That’s right, I’m talking about the mysterious upper levels of the mansion. Well, they’ve been open for tours since the 90s, but still with limited access. So, with the purchase of a Full Mansion ticket, you’re free to check out the mansion’s third floor and attic, with a tour guide nonetheless! So if you’re still grieving the loss of guided tours on the main levels of the mansion, it might be time to consider a Full Mansion tour.
There is a lot to take in on this tour, even with a guide, if you don’t know what to expect. So, without further ado, here are some of the things to look forward to as you make your way through the mansion’s upper two levels on the Full Mansion Tour:
You’ll be going behind the ropes
Or rather, there simply won’t be ropes. Unlike the lower levels of the mansion, the stanchions have been removed on the third floor, making this an overall more interactive experience for guests. The third floor also lacks museum rug, so if you’re a fan of hardwood floors and original rugs, the Full Mansion is the tour for you!
Get to know the Congdon men
If you’ve visited Glensheen with General Admission (or previously a Classic Tour), you probably learned quite a bit about the ladies of Glensheen. Perhaps you wondered about the other four boys that made up the Congdon/Bannister family tree. If that’s the case, the Full Mansion Tour has your answers! Four of the six (yes, SIX) bedrooms on the third floor belonged to the Congdon boys.
My favorite (yeah, I have favorites) is Alfred, Clara’s nephew, who lived with the Congdons after being orphaned. Alfred here sailed the family’s yacht from New York all the way to Duluth, and also lived on a boat at one point in his life. I’m sure he had some stories to tell in his day.
Look at him on that boat. So free. So happy.
Learn more about the family’s education
Did you know that all three Condgon sons went to Yale? You would if you went on a Full Mansion Tour, because the third floor is absolutely COVERED in memorabilia from their college days, including a map of Yale, a fraternity plague, and rugby keepsakes. It’s pretty hard to ignore.
See MORE artwork!
We like to call the third floor the artwork graveyard. Most of the works on display would not originally be here, but the Congdon’s art collection is so extensive that the third floor has become somewhat of a makeshift gallery over time.
See the goats!
GOATS, not GHOSTS
So these guys aren’t exactly the Belle of the ball. A tour guide once addressed these taxidermied goats by saying “They’re not the greatest things you’ve seen in your life…” and then walked away. We like to say that today’s taxidermy is much more efficient, but we really have no way to be sure of that.
BONUS: If you’re really, truly interested, you can find goat-related items on the first, second, and third floors of the house: the wall coverings in the living room are made of dyed goat wool, the doll in Helen’s room has golden locks made of 100% goat hair, and then we have these guys. Weird flex, but ok.
(Dangerously) Cool fireplaces
Despite the fact that the central heating system was built into Glensheen’s original design, the house still has plenty of fireplaces, mainly to add to the ambiance of the rooms. Some of the coolest fireplaces in the house are on the third floor.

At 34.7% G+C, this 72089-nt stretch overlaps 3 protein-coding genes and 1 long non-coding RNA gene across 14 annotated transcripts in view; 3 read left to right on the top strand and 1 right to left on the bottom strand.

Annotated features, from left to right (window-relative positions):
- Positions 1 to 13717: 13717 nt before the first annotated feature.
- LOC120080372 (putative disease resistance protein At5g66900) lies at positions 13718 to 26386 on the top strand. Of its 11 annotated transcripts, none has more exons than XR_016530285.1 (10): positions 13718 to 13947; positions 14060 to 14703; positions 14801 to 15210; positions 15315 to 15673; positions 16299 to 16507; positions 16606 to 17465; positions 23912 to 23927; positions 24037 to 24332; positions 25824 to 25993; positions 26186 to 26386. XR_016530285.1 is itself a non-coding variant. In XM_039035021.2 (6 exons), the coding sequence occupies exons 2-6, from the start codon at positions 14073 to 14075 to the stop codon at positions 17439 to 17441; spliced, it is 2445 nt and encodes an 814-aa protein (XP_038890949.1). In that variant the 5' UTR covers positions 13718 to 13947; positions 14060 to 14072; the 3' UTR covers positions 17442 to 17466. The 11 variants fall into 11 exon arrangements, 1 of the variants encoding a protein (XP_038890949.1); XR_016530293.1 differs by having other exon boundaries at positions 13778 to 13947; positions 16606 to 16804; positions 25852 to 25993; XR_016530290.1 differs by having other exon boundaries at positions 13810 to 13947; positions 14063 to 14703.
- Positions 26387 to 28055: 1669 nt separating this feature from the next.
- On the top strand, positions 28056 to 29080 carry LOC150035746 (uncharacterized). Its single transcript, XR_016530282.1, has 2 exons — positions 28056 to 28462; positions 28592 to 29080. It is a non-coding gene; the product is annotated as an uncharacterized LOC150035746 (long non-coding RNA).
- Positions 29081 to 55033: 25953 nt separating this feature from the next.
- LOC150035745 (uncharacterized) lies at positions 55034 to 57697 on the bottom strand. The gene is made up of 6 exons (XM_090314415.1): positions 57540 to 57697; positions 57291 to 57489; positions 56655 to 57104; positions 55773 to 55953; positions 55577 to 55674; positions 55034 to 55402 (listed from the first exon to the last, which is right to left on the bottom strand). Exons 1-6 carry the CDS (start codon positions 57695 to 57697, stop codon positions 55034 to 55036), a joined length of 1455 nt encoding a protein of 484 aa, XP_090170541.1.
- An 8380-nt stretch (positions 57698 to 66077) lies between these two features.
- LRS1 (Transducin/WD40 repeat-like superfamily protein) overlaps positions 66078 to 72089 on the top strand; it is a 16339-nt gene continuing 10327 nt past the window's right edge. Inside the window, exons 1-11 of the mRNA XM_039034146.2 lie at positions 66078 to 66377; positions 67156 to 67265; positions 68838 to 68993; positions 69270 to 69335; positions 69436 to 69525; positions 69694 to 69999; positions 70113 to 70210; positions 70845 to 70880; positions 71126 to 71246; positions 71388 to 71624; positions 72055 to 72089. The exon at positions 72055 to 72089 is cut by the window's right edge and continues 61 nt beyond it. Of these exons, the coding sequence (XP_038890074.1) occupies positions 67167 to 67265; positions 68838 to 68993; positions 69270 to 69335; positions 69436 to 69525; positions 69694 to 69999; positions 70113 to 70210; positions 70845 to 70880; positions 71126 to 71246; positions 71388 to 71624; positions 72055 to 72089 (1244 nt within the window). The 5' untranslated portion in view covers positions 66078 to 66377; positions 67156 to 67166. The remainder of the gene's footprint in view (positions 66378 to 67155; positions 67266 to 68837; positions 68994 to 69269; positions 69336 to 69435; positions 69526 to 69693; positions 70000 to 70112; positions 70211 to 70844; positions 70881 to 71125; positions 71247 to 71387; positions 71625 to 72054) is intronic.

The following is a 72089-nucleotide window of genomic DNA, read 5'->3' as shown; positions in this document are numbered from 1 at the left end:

This being said, some of these fireplaces are arguably also the most dangerous. If you look closely in Edward and Walter’s rooms, you’ll see two of the biggest fire hazards on the estate: hidden gun cabinets located right next to the fireplaces.
Tour guide lore states that when these spaces were initially discovered by the University, there was still gun powder residue in at least one of the cabinets.
Who doesn’t love to keep their loaded firearms next to an open flame?
See some original rugs!
Like I said before, we don’t have museum rug on the third floor, meaning all the rugs you see belonged to the family. This one was originally in the Amusement room, but is being stored in the guest room because our Collections Manager is currently in the process of having it recreated (hence the fabric swatch).
We’ve also got a BUNCH of original rugs in storage for preservation purposes in the attic.
Speaking of, on the Full Mansion tour, you also get to…
TOUR THE ATTIC
The thought may seem underwhelming, but trust me on this. The attic, along with being absolutely ginormous, is also the best way to showcase the mansion’s structural integrity. It’s the only place in the house where the steel I-beam frame is exposed or where you can see the terra cotta builders’ tile that makes up the inside of the mansion walls.
Don’t worry, the ones that are actually inside the walls are in much better shape than this one.
You can also see some of the estate’s design elements up close, like the Rookwood tiles used to furnish the breakfast room or the glazed stomp-brick used in the carriage house floors.
Get the best of both worlds
This is a partially guided tour, so you’ll be getting some face to face time with a tour guide, but once the Full Mansion portion is done you’re free to roam the rest of the house on General Admission, meaning you get the perks of starting with a guided tour and the freedom of finishing it at your own pace.
Also, don’t be alarmed if you see Kyle or one of his buddies. Our security team likes to check up on the tours to make sure everything is going smoothly.
So there you have it folks, a bunch of stuff to look forward to on your next Full Mansion Tour at Glensheen!
Fair warning, spots fill up quickly on this tour, so be sure to purchase your tickets
here before your visit!
For more ways to explore the upper levels and learn more about tours (my favorite is the Flashlight Tour), visit our